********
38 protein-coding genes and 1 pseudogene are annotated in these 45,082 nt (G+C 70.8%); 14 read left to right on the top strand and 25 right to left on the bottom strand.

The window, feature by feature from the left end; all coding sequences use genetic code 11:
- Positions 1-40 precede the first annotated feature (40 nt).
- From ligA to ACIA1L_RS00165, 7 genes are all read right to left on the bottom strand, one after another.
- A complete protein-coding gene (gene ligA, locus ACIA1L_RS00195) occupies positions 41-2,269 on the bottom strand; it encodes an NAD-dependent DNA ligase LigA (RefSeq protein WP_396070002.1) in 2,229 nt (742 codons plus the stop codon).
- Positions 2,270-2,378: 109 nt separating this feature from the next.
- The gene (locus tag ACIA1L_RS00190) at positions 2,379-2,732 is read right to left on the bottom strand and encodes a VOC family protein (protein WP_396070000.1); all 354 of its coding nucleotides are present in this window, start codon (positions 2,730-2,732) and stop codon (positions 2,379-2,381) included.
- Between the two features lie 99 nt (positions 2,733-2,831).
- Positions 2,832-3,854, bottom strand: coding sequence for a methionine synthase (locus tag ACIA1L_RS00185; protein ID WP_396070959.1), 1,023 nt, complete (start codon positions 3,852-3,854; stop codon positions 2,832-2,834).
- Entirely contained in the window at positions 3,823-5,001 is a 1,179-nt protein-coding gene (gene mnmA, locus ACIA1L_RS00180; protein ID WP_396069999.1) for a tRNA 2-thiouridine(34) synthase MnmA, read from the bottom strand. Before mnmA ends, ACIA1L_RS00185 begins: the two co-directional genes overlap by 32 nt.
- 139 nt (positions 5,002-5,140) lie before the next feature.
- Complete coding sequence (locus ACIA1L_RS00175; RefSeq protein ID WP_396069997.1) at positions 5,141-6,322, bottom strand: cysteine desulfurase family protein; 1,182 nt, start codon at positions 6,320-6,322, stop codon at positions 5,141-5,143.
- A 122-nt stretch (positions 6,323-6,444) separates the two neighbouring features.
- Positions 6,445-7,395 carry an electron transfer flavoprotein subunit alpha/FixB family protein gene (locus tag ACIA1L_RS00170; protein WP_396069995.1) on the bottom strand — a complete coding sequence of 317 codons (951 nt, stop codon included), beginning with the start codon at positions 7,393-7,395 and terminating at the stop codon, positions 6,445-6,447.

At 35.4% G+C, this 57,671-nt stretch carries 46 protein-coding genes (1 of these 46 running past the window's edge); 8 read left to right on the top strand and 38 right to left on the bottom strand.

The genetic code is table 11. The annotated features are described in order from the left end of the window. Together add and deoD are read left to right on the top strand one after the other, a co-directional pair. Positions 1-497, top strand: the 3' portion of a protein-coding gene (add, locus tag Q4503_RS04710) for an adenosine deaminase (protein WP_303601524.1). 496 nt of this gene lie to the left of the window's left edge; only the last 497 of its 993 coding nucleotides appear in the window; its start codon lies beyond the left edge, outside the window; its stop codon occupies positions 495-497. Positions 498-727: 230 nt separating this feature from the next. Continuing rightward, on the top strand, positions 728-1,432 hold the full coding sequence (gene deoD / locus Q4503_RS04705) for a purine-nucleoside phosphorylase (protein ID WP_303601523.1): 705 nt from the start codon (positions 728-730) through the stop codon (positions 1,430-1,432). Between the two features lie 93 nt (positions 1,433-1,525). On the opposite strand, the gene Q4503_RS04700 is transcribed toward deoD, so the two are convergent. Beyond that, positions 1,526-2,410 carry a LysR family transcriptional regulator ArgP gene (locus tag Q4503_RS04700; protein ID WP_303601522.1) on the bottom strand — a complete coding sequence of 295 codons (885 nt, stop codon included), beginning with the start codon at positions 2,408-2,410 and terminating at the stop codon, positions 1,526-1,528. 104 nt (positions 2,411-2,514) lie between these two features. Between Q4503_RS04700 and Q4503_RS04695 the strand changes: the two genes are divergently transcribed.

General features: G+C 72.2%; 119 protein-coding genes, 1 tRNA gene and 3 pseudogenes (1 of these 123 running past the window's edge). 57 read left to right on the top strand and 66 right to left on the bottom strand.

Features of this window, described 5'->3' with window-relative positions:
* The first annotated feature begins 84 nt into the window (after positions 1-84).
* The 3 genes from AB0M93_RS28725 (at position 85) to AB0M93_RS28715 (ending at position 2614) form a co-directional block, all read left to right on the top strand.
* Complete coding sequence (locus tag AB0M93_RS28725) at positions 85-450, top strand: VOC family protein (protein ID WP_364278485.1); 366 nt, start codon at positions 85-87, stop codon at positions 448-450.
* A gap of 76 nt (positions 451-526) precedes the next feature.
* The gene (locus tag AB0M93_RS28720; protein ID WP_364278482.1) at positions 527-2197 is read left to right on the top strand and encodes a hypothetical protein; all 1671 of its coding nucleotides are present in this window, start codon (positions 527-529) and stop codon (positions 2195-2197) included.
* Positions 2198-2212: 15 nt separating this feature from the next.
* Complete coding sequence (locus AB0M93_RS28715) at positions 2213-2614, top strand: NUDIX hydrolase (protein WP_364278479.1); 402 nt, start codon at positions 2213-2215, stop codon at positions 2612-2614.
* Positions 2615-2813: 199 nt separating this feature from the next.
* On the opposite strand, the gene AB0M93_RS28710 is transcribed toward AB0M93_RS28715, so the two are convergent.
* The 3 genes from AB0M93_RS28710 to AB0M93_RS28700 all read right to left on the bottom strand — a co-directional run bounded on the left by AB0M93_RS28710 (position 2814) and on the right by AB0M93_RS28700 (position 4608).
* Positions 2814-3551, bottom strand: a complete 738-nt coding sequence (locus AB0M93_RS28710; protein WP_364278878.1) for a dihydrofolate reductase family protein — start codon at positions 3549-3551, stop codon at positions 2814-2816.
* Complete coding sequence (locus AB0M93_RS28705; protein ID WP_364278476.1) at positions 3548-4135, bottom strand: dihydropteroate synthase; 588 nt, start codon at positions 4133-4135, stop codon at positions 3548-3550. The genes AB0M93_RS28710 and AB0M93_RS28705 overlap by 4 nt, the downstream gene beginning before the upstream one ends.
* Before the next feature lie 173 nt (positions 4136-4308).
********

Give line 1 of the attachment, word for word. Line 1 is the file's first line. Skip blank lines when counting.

38 protein-coding genes and 1 pseudogene are annotated in these 45,082 nt (G+C 70.8%); 14 read left to right on the top strand and 25 right to left on the bottom strand.